Dairy Done Right? Don't Buy Greenwashing of Tillamook's Products
When the recent e-mail from New Seasons Market arrived in my in-box touting its efforts at "digging down to the ground for Earth Day," I looked down the page to see what great companies they might be celebrating. Then I saw under the headline "Dairy Done Right" a photo of a pristine river with this copy:
"We’re on board for a dairy-licious sustainability initiative with Tillamook County Creamery Association and Zero Footprint to create a riparian forest on regional dairy farms within TCCA’s co-op. By replanting unvegetated ground with native species, the project will sequester carbon, protect and improve water quality, and enhance wildlife habitat."
That's when my head exploded. Why?
While I applaud companies' genuine efforts to reduce their carbon footprint and repair damage to natural systems, this kind of token effort on a few farms in the diminishing membership of the TCCA co-op is the definition of "greenwashing," or "misleading or deceptive publicity disseminated by an organization so as to present an environmentally responsible public image."
The vast majority of the milk used in Tillamook's products
comes not from cows on farms on Oregon's coast, but from a 70,000-cow
industrial factory farm dairy in Boardman, Oregon.
That's because the vast majority of the milk used in Tillamook's products—Tillamook is the commonly referred to name of the TCCA—comes not from cows on farms on Oregon's coast, but from a 70,000-cow industrial factory farm dairy in Boardman, Oregon, among those contributing to a crisis caused by pollution from industrial farms.
“If Tillamook and New Seasons want to sell real dairy ‘done right’ they need to stop sourcing from confinement mega-dairies like Threemile Canyon [Farms], which threaten our climate, clean air and water, and community health," according to Amy Van Saun, Senior Attorney for the Center For Food Safety. "They especially must commit to not contracting with the pending Easterday mega-dairy, which is proposed to reopen the disastrous Lost Valley mega-dairy near Hermiston, where residents are already suffering with a drinking water emergency caused in large part by mega-dairies in the area.”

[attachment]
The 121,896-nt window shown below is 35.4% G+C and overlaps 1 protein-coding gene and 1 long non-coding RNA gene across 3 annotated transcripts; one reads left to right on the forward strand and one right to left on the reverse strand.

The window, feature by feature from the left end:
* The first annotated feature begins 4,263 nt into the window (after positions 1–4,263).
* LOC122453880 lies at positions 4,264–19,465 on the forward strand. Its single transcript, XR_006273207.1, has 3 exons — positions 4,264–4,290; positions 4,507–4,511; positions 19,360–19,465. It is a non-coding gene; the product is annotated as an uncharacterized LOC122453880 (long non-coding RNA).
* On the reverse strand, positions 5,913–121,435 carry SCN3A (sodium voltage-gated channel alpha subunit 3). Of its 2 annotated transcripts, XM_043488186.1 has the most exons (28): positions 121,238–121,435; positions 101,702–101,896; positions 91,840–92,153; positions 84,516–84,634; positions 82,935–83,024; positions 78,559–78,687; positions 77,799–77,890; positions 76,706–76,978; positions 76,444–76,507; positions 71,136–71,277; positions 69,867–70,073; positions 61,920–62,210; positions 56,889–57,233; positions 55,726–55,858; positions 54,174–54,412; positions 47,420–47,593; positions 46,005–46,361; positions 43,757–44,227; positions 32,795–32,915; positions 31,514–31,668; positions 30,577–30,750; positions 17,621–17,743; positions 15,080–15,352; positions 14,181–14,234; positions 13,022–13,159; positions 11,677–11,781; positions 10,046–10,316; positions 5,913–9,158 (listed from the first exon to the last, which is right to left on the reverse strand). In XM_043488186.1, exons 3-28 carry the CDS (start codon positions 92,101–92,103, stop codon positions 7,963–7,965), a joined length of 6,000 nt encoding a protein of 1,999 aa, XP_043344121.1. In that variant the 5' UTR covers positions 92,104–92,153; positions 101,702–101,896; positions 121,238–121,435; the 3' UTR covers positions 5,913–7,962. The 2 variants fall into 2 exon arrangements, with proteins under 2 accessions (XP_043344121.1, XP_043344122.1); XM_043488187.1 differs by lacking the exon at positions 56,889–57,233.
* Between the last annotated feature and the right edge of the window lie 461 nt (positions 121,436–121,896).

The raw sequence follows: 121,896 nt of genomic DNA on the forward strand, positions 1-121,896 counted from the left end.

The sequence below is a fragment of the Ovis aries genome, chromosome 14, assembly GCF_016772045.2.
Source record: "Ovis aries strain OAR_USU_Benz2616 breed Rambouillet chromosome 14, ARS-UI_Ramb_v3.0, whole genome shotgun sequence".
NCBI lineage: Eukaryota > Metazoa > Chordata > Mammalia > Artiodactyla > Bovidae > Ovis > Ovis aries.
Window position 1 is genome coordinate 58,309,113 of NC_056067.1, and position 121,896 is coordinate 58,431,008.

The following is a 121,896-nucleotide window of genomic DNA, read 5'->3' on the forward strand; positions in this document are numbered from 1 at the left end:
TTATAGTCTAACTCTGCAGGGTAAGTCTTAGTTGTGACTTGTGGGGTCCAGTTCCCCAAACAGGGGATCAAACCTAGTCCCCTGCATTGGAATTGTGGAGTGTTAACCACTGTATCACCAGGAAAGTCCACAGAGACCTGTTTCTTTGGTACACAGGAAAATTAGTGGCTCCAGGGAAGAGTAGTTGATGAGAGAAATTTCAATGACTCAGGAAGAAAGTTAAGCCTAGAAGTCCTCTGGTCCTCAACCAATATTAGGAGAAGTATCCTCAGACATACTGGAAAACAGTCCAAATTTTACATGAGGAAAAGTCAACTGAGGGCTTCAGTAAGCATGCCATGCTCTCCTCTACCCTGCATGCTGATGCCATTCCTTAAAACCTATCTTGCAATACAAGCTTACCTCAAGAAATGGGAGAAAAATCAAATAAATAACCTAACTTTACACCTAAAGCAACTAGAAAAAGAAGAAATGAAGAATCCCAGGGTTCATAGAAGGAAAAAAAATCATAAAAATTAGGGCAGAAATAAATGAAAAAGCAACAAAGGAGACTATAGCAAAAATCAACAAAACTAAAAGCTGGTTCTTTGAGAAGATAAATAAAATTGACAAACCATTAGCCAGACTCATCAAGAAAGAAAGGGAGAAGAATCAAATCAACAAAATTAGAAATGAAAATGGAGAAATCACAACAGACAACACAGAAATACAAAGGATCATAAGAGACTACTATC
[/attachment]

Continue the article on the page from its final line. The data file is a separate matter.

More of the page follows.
Recent testing of drinking water from wells that draw from that area's aquifer shows the situation has grown dire. Even households that were fitted with reverse-osmosis filters designed to filter out nitrates were shown to have levels of the pollutant "between 29 parts per million to nearly 48 parts per million—up to nearly five times the federal safe limit" according to an article in the Oregon Capital Chronicle.
In the same article, it quotes the technician who called with the test results from the six samples tested as asking, "No one is drinking this, right?"
Because of the extreme levels of nitrate pollution in the groundwater, mostly from agricultural sources, Morrow County has declared an emergency and the federal Environmental Protection Agency (EPA) is considering using its emergency authority to intervene in the region.
When you think Tillamook, think factory farms.
Tarah Heinzen, Legal Director of Food and Water Watch has advice for shoppers: “When you think Tillamook, think factory farms. Behind the company’s sustainability claims and idyllic images of family farms is a harsh reality: most of Tillamook’s milk comes from the state’s largest mega-dairy, raising tens of thousands of cows in confinement.
"This factory farm is a dirty operation, regularly violating state air quality laws and contributing heavily to the climate crisis," Heinzen adds. "Oregonians know better and are demanding better, backing multiple bills in Salem to rein in destructive factory farms [see NOTE below]. Oregonians have the right to know the truth behind their food. And the truth is, there is nothing green about Tillamook.”
In addition, the TCCA is the subject of a class action lawsuit on behalf of consumers who are alleging that Tillamook violated Oregon's strict Unfair Trade Practices Act, claiming that most of the cooperative’s milk is produced by cows confined in an “industrialized dairy factory” in Morrow County, rather than living on small family farms with access to pastures in Tillamook County as the company advertised.
Dairy done right? I think not.
Consider contacting New Seasons and letting them know this kind of greenwashing of dirty practices isn't acceptable.
Read the article I wrote for Civil Eats about the damage mega-dairies do to communities.
NOTE: Two bills addressing factory farms have advanced out of the Senate Natural Resources committee of the Oregon Legislature and are headed for the Rules Committee before going to the floor for a vote. One is a temporary moratorium on new or expanded facilities (SB 85), the other is for a package of reforms that is still in process (SB 398).